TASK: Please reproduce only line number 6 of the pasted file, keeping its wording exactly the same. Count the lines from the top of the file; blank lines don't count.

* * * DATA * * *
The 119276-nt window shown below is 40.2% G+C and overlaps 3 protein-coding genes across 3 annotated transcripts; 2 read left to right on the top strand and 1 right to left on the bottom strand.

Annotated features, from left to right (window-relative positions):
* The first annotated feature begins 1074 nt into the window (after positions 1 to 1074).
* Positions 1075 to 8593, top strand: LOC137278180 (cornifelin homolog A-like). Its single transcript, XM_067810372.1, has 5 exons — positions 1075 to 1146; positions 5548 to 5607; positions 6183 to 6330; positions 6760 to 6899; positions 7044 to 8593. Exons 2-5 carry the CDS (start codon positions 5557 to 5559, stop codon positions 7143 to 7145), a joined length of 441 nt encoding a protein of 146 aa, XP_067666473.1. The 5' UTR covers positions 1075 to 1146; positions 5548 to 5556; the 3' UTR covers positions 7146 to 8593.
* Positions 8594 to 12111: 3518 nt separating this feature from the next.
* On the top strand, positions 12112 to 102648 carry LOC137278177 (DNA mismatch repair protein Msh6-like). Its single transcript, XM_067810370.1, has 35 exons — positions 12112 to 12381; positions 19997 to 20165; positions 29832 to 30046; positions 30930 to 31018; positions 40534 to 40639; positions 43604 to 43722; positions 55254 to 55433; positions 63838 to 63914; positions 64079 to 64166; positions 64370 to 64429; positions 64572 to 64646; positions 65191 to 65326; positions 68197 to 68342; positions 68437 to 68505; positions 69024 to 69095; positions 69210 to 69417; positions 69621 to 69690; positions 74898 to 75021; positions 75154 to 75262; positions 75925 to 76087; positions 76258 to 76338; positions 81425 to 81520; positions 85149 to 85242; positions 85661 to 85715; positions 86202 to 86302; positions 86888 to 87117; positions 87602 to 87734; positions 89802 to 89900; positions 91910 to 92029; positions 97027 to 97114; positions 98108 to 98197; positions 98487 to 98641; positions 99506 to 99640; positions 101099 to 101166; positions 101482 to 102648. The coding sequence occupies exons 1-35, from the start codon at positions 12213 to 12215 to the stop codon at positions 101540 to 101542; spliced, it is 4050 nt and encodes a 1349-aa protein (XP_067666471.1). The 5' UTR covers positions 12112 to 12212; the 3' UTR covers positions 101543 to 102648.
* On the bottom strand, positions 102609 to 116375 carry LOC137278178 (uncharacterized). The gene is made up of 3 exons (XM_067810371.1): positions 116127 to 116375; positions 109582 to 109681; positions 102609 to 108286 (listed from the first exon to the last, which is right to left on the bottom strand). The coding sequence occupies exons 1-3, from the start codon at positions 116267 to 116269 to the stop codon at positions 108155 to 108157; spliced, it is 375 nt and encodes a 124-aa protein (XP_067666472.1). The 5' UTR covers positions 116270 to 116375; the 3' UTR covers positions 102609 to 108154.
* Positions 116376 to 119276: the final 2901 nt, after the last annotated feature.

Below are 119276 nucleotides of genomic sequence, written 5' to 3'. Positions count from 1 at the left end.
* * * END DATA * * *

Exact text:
* On the top strand, positions 12112 to 102648 carry LOC137278177 (DNA mismatch repair protein Msh6-like). Its single transcript, XM_067810370.1, has 35 exons — positions 12112 to 12381; positions 19997 to 20165; positions 29832 to 30046; positions 30930 to 31018; positions 40534 to 40639; positions 43604 to 43722; positions 55254 to 55433; positions 63838 to 63914; positions 64079 to 64166; positions 64370 to 64429; positions 64572 to 64646; positions 65191 to 65326; positions 68197 to 68342; positions 68437 to 68505; positions 69024 to 69095; positions 69210 to 69417; positions 69621 to 69690; positions 74898 to 75021; positions 75154 to 75262; positions 75925 to 76087; positions 76258 to 76338; positions 81425 to 81520; positions 85149 to 85242; positions 85661 to 85715; positions 86202 to 86302; positions 86888 to 87117; positions 87602 to 87734; positions 89802 to 89900; positions 91910 to 92029; positions 97027 to 97114; positions 98108 to 98197; positions 98487 to 98641; positions 99506 to 99640; positions 101099 to 101166; positions 101482 to 102648. The coding sequence occupies exons 1-35, from the start codon at positions 12213 to 12215 to the stop codon at positions 101540 to 101542; spliced, it is 4050 nt and encodes a 1349-aa protein (XP_067666471.1). The 5' UTR covers positions 12112 to 12212; the 3' UTR covers positions 101543 to 102648.